I have a noise complaint. What can I do?

5. Go to court if there is a trial

You may be asked to go to Provincial Offences Court as a witness. You will be given the date and time of the trial. If you don’t go to court, the case will be dismissed.

Most trials are open to the public. And your name, and the name of any other witnesses, becomes part of the public record.

Trials are decided by a Justice of the Peace. The prosecutor will present their evidence first on behalf of the government. And the person charged will be able to present their evidence after. Evidence is made up of documents and witnesses.

Both the prosecutor and the person charged get to ask the witnesses questions. The Justice of the Peace may also ask questions. As a witness, you should:

  • tell the truth
  • listen carefully to the question, and wait until the entire question is asked before answering
  • answer only the question that is asked
  • think before answering each question
  • don’t guess
  • ask for clarification if required
  • be cooperative and polite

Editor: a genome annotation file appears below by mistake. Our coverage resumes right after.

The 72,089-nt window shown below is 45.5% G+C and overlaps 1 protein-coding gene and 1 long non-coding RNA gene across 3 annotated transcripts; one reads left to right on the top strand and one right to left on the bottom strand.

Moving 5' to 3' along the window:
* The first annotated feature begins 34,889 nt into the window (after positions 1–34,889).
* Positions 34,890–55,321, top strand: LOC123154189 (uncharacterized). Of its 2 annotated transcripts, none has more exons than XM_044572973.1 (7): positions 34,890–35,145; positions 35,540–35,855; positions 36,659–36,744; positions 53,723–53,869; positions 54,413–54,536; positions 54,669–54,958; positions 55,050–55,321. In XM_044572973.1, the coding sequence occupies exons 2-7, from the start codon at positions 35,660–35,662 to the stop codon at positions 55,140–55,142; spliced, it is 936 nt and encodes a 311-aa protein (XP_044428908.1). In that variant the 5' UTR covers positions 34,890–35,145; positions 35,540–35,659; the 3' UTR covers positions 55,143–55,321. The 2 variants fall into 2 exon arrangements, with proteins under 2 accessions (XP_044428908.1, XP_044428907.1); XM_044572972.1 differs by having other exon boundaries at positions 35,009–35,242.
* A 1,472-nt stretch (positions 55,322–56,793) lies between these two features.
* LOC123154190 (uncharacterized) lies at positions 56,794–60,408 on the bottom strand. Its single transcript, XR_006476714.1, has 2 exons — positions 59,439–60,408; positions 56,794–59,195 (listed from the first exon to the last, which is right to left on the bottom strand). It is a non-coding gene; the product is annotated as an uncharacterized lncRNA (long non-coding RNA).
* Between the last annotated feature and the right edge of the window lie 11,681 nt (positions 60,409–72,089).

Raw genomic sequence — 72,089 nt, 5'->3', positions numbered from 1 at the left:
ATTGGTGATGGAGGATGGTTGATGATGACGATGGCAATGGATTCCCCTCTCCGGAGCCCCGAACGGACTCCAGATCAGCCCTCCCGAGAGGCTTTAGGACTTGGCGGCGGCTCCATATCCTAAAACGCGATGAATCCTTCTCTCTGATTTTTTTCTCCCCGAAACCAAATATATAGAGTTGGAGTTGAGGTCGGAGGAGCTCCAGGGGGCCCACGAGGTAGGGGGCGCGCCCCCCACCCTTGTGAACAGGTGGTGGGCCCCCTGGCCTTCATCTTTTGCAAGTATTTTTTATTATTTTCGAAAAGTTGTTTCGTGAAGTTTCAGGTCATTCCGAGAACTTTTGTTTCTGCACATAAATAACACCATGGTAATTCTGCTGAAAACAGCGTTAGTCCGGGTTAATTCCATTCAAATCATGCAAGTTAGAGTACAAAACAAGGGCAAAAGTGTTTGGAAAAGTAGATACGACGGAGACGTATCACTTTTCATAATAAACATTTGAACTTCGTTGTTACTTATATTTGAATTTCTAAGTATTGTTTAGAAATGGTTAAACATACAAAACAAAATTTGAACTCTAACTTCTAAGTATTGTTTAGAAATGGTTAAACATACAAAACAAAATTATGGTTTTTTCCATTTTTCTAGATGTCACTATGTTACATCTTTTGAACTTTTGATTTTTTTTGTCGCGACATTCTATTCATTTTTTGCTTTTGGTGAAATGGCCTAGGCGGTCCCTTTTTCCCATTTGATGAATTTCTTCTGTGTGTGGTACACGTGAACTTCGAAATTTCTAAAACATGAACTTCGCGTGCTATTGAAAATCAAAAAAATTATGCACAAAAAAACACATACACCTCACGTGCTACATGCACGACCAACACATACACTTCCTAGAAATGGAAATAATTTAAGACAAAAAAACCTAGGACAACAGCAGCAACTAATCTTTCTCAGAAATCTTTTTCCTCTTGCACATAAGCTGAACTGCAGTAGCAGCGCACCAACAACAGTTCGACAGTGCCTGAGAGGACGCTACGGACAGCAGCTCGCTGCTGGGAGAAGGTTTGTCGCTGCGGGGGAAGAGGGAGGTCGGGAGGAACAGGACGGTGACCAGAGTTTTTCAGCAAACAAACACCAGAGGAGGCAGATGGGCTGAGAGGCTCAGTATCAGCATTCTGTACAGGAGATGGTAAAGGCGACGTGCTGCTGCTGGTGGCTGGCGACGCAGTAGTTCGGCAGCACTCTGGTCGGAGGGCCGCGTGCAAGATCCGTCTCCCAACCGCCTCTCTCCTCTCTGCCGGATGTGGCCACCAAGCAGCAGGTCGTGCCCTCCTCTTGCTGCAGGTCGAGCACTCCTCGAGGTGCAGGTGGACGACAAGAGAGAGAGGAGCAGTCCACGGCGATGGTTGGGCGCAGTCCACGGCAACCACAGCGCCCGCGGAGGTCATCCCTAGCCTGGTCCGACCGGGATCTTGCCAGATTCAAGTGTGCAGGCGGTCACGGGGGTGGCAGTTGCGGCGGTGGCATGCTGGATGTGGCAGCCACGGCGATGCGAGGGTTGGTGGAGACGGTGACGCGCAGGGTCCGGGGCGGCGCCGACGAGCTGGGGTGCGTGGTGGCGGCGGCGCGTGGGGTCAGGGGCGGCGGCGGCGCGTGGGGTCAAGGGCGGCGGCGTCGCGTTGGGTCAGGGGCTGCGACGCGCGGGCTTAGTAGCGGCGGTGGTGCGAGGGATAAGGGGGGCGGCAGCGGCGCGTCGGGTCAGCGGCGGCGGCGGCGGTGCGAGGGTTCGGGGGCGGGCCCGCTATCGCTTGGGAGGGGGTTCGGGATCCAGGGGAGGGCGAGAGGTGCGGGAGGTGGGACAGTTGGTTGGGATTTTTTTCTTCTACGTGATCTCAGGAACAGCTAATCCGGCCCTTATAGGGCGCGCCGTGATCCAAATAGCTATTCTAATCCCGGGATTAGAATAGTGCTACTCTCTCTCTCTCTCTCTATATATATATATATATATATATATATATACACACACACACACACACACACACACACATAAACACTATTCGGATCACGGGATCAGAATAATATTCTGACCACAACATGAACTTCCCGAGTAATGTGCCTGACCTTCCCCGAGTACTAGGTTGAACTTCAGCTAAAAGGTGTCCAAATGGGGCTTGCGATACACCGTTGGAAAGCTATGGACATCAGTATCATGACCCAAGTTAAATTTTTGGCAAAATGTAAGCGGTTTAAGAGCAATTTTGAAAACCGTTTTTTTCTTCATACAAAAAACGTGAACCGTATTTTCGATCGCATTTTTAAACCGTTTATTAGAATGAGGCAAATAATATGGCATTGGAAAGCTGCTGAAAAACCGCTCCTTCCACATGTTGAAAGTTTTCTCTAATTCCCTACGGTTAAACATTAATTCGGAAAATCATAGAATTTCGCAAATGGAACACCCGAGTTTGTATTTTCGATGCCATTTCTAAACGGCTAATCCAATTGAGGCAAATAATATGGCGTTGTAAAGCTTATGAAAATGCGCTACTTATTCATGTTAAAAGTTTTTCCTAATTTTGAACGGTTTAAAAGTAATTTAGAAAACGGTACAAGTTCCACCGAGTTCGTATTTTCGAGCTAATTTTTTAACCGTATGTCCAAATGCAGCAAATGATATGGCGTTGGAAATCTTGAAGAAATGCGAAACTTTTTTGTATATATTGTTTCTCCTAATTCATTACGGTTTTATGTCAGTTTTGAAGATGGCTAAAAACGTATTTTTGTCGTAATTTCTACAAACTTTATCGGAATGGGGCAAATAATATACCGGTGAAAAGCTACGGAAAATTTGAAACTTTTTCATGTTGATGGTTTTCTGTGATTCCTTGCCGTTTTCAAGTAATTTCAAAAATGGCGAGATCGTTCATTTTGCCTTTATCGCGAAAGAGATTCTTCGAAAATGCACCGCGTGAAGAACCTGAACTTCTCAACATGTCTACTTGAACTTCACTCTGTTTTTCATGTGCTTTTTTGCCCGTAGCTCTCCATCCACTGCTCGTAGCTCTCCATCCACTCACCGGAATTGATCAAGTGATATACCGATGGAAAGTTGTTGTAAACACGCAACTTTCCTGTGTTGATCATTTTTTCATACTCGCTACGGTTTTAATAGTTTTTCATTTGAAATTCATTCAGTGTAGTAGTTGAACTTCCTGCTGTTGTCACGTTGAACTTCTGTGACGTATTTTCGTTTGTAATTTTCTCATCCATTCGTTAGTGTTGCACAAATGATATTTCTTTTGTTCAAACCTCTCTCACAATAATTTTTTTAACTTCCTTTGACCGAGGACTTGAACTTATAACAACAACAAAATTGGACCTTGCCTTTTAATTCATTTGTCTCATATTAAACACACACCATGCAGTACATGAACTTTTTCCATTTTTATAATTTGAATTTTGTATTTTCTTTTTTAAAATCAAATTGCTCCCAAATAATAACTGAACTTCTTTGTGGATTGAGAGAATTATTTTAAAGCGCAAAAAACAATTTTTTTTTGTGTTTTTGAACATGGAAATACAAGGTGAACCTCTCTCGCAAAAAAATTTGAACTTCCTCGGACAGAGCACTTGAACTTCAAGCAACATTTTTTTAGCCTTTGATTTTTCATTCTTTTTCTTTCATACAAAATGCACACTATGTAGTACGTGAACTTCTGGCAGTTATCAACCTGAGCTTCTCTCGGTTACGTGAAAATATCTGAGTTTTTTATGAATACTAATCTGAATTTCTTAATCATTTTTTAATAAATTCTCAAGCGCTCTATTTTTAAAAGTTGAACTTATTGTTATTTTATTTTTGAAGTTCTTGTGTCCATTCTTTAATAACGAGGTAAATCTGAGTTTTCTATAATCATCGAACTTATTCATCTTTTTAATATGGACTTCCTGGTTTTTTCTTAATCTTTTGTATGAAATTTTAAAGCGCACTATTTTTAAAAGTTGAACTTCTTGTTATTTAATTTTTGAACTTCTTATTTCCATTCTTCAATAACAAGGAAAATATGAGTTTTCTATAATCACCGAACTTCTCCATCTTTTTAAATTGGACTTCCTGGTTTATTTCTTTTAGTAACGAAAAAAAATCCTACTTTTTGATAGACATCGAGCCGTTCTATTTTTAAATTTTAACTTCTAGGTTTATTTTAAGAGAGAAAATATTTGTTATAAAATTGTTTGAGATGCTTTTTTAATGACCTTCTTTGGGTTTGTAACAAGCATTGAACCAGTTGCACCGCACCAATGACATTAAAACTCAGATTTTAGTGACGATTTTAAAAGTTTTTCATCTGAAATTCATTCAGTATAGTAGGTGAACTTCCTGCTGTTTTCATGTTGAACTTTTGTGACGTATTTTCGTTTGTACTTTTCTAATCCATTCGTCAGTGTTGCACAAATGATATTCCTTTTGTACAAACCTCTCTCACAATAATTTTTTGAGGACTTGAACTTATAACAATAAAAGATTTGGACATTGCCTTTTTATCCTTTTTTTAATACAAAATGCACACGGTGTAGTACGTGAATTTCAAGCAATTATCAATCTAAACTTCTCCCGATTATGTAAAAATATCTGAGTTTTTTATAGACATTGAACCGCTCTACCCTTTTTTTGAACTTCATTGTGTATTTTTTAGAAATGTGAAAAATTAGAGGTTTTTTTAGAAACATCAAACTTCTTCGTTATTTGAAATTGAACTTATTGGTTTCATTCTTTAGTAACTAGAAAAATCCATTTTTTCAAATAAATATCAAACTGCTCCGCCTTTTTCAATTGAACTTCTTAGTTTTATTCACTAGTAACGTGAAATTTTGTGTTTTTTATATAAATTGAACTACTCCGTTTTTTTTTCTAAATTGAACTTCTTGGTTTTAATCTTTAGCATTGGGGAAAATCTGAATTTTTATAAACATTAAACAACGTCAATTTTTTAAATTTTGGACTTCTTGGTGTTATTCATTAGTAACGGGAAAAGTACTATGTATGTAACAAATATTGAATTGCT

At the end of the hearing, the Justice of the Peace decides if the person is guilty. If the person is found guilty, the Justice of the Peace may sentence them right away or adjourn sentencing to another date.

There are a range of sentences in Provincial Offences Court. The sentence for breaking a noise bylaw is usually a fine. The amount of the fine varies depending on the bylaw, what the prosecutor is asking for, and what the court decides. It can range from a couple of hundred dollars to several thousand dollars.

For more information about a provincial offences trial, read the question: What happens at a provincial offences trial, and how to I prepare?

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